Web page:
Repairing Damaged Vocal Cords

Aditi Kaveti ’23

Figure 1: Hydrogel scaffold with pores necessary for cell proliferation and survival.

Human vocal cords are structures in the larynx, just above the trachea, that vibrate to create a buzzing tone that becomes what we know as the human voice. This vibration works through resonance, which is the shaping and amplification of sound waves. In patients with laryngeal cancer, vocal cords are at risk due to the mass forming on the glottis. Signs of this growth include prolonged hoarseness or change in the voice. A possible treatment for this type of cancer is a total laryngectomy. This procedure removes the patient’s larynx, inhibiting the patient’s speech through their voice box.

Healing from this type of cancer is a difficult process because of the inevitable damage that is caused to the patient’s vocal cords. The tissues of the vocal cords must be strong enough to withstand the constant movement that occurs while speaking. Dr. Luc Mongeau, the chair of the Department of Mechanical Engineering at McGill University, worked with his team to develop a new injectable hydrogel that can be used for wound repair. A hydrogel is a specific kind of biomaterial that is injected into the body and forms a stable porous structure, which is supported by cross-linking of individual polymer chains. This structure promotes healing by providing room for cells to live and grow in order to repair damaged organs.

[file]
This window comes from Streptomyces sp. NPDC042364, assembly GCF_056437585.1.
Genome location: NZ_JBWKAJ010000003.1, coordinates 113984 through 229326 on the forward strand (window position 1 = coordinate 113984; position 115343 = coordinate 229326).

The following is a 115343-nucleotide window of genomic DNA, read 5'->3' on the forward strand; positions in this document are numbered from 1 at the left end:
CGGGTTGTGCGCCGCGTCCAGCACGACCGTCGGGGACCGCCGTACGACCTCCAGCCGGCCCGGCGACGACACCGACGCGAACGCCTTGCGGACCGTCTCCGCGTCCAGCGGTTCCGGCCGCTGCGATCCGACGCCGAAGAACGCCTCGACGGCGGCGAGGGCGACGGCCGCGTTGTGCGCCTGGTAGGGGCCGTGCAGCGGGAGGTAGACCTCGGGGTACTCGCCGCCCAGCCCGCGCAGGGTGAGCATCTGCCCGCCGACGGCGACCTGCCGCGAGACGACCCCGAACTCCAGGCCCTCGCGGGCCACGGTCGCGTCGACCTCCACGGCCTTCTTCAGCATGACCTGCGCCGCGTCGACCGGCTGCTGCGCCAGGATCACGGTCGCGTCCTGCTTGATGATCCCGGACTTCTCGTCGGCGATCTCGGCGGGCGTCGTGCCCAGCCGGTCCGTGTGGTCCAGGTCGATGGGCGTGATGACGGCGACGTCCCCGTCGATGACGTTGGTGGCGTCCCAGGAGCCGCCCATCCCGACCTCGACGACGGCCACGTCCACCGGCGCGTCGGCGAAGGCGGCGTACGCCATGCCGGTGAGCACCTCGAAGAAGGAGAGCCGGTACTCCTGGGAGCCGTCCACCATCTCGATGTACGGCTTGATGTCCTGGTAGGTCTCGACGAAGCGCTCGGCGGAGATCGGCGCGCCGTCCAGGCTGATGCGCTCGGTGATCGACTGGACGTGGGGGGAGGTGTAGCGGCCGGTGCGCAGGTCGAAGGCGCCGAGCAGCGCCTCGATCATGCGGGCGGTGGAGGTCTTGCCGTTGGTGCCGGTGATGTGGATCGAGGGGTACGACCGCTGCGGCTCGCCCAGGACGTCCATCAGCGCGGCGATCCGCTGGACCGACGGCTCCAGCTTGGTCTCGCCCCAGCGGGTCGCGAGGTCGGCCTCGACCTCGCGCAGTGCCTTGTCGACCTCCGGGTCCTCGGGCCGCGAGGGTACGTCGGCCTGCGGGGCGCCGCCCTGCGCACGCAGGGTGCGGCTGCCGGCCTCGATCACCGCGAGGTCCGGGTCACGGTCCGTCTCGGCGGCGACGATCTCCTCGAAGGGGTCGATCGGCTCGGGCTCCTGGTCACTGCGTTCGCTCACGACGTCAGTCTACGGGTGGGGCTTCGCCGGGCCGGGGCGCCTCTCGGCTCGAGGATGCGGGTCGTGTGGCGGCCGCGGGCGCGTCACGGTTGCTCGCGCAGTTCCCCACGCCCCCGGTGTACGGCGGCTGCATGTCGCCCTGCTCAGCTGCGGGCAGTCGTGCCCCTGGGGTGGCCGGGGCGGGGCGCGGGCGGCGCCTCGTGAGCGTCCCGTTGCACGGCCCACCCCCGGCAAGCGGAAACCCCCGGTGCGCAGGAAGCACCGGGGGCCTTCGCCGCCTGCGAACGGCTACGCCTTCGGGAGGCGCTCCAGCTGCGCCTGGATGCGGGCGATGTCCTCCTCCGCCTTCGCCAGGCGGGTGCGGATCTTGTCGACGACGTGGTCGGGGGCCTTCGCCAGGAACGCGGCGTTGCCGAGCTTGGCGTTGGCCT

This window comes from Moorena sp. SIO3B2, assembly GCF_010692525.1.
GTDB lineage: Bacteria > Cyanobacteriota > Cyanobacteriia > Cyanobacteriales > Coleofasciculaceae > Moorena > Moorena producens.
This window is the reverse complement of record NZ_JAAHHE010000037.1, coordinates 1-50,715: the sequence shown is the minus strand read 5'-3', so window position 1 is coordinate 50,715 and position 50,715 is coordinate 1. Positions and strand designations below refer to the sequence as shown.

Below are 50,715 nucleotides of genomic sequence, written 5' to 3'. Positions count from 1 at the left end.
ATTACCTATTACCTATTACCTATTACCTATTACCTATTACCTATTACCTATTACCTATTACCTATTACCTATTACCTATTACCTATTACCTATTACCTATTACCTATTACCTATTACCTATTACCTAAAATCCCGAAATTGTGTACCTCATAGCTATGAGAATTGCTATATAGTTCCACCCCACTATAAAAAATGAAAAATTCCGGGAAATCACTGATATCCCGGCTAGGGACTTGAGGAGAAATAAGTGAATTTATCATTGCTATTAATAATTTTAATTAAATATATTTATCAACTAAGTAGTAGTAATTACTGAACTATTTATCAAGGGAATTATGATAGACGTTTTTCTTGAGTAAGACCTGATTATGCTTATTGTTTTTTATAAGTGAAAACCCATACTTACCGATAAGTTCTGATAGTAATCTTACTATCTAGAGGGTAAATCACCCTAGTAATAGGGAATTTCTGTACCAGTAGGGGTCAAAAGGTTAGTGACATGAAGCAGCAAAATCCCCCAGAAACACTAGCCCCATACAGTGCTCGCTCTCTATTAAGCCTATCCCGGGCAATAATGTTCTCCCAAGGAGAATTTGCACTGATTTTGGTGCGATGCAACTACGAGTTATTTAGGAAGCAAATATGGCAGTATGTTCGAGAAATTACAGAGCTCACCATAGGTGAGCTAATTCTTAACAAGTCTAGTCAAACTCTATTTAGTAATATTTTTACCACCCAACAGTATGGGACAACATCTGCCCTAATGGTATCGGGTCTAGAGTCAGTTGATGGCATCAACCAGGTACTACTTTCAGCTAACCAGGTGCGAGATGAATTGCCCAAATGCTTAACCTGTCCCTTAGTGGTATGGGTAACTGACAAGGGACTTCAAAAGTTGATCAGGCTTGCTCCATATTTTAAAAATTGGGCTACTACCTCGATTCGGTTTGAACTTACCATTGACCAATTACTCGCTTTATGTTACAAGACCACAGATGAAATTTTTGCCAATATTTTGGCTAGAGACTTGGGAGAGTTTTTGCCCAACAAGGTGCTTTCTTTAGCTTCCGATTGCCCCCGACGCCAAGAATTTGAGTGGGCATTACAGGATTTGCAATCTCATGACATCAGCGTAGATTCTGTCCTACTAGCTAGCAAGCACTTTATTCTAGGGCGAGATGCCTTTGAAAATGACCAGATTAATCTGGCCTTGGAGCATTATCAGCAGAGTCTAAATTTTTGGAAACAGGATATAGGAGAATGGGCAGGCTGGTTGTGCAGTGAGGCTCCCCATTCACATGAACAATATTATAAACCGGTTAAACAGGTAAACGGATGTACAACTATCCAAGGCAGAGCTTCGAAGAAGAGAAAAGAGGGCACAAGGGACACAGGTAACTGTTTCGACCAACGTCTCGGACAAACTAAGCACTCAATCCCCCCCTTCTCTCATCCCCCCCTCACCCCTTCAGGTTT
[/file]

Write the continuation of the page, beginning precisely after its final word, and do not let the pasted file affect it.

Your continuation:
Existing hydrogels had an inverse correlation between porosity and toughness, which Mongeau’s team sought to change in order to create a hydrogel with both high porosity and toughness. In order to achieve this, they orchestrated stepwise gelation and phase separation processes. The hydrogels contain porous double networks (PDNs), that are resilient to millions of cycles of mechanical loading. In addition, this material can form interconnected cell-sized pores in situ upon injection. The team tested this material by performing 6,000,000 cycles of high-frequency biomechanical simulations on the PDNs, which it withstood without rupture. The hydrogel also supported cell survival and rapid medium perfusion due to its highly porous matrices. Future direction for the team includes new opportunities for regenerative medicine involving vocal cords, heart, and muscles, and the exciting ability for this type of hydrogel to serve as a biomimetic in vitro 3D cell culture platforms.


  1. Taheri, S., et al. Injectable, pore-forming, perfusable double-network hydrogels resilient to extreme biomechanical stimulations. Advanced Science (Weinheim, Baden-Wurttemberg, Germany), e2102627. Advance online publication. (2021)
  2. Image retrieved from:

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